Wednesday, 16 October 2013


Jessica Light Trims and Tassels, having shown at The London Design Festival for the last five years, decided we deserved a well earned breather and this year became spectator rather than performer. So here is our meander through the shows and some of our personal highlights.
Leading the pack was Wrong For Hey. A design collaboration between Danish brand Hey and London designer Sebastian Wrong which resulted in a collection of furniture, textiles, lighting and accessories all showcased in an exquisitely restored Georgian town house in St James Park.

What I adored here was the juxtaposition of modernist aesthetics within a historical context and how well the two styles either bounced off or completely married with each other, so on occasion it was difficult to tell what was what, what?
There was a rational to this show- the evolution of design while recognising it's heritage. Those Georgians knew a thing or two about harmony of space and proportion. With their clean line of spatial symmetry, muted hues and quiet interiors [although they weren't adverse to the odd splash of decoration as seen in the Chinoiserie craze]it could be argued that they were the first to venture into minimalism [unless you wanted to be really pedantic and bring up the classical influence on 18th century design]. It could also be said that they invented the discipline of design as we know it today with this period seeing some of our greatest designers in action- Adam, Chippendale and Gibbs. So using this backdrop to show this new very contemporary collection seemed entirely natural but at the same time quite brave.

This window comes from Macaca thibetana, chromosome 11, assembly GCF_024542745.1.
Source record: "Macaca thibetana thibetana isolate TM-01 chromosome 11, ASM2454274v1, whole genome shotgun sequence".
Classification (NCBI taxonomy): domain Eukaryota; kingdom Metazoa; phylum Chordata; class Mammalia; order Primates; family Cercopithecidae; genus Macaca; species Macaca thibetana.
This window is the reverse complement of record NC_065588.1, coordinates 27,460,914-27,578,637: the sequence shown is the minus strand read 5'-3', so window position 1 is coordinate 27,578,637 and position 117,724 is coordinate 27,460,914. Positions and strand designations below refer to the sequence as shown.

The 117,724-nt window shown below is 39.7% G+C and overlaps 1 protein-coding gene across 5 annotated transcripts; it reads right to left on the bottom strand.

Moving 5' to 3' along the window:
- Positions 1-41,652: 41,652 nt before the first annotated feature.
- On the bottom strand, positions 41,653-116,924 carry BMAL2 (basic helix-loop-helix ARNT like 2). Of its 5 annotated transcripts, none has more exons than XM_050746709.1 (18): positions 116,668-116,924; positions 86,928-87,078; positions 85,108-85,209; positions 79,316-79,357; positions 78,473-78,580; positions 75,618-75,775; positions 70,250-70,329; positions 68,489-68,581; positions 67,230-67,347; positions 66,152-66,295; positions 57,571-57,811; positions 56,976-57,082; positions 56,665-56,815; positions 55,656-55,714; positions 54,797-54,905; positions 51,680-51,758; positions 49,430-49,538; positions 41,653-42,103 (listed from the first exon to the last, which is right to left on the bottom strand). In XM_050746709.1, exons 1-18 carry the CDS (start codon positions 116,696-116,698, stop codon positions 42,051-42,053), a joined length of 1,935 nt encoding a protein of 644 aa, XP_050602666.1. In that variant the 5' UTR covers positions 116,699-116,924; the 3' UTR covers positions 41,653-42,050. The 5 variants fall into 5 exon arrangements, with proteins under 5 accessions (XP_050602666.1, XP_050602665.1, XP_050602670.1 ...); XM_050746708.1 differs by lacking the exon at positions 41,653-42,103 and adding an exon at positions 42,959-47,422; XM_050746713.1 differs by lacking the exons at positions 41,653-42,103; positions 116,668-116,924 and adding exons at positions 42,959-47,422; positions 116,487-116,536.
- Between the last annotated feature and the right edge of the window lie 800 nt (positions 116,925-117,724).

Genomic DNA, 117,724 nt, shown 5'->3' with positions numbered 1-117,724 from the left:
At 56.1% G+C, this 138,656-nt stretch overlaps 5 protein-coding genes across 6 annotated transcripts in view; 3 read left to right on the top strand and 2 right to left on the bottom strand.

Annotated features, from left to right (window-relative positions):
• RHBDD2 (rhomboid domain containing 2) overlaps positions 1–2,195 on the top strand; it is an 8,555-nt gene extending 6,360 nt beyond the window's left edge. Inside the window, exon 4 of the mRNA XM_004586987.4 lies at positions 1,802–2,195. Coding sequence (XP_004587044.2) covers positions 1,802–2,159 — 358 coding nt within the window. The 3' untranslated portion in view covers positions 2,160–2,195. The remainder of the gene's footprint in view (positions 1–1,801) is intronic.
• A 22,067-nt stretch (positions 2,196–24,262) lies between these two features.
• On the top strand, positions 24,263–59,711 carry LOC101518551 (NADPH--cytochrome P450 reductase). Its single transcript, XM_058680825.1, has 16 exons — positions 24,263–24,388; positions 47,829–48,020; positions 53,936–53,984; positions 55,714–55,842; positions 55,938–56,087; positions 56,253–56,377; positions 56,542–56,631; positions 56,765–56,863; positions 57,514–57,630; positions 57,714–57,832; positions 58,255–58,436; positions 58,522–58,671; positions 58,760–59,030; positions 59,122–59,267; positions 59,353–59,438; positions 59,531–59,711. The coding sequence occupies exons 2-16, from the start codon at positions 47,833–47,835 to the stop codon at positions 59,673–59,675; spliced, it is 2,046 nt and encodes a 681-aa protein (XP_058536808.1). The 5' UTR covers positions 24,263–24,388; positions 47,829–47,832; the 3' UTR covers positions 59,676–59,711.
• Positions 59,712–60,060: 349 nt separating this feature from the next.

I sometimes feel that certain sections of the design community tend to want to compartmentalise everything - You do that so you belong over there and your style is this so you have to go there [snore]- and the never the twain shall meet- but it's the mixing of concepts, ideas and movements that can sometimes produce the most exciting visual experience, and this is what happened at Wrong For Hay.
Chomping at the bit were one of my favourite brands, Front. Having first come across their exquisitely made silk carpets at Decorex two years ago I was instantly smitten. Then they were showing muted Turkish inspired designs that were purposely worn and faded in places. A look I've since noticed elsewhere in rugs and wallpaper [could Front have instigated the new dip-dye?].
So what do you do when everyone starts jumping on your wagon of bands? You do what Front do and move on visually. Fronts new collection, based on Eastern European folk textiles were bold, bright and helped along with what looked like splashes of bleach or dye, but were actually part of the patterns.

Above, Front who showed both at Superbrands and Decorex

Tortus covetable ceramics

Frolicking in the paddocks was one of the main colour stories I noticed, a, dare I say dirty, mix of odd colours with a teeth squeaking acid yellow, grubby lavender,flat smoke blue and Germolene pink at it's core. These tones were very much in evidence in the beautiful fragile ceramics of Copenhagen company, Tortus, who were at Tent London and some of Farrow and Ball's new paint colours at Design Junction.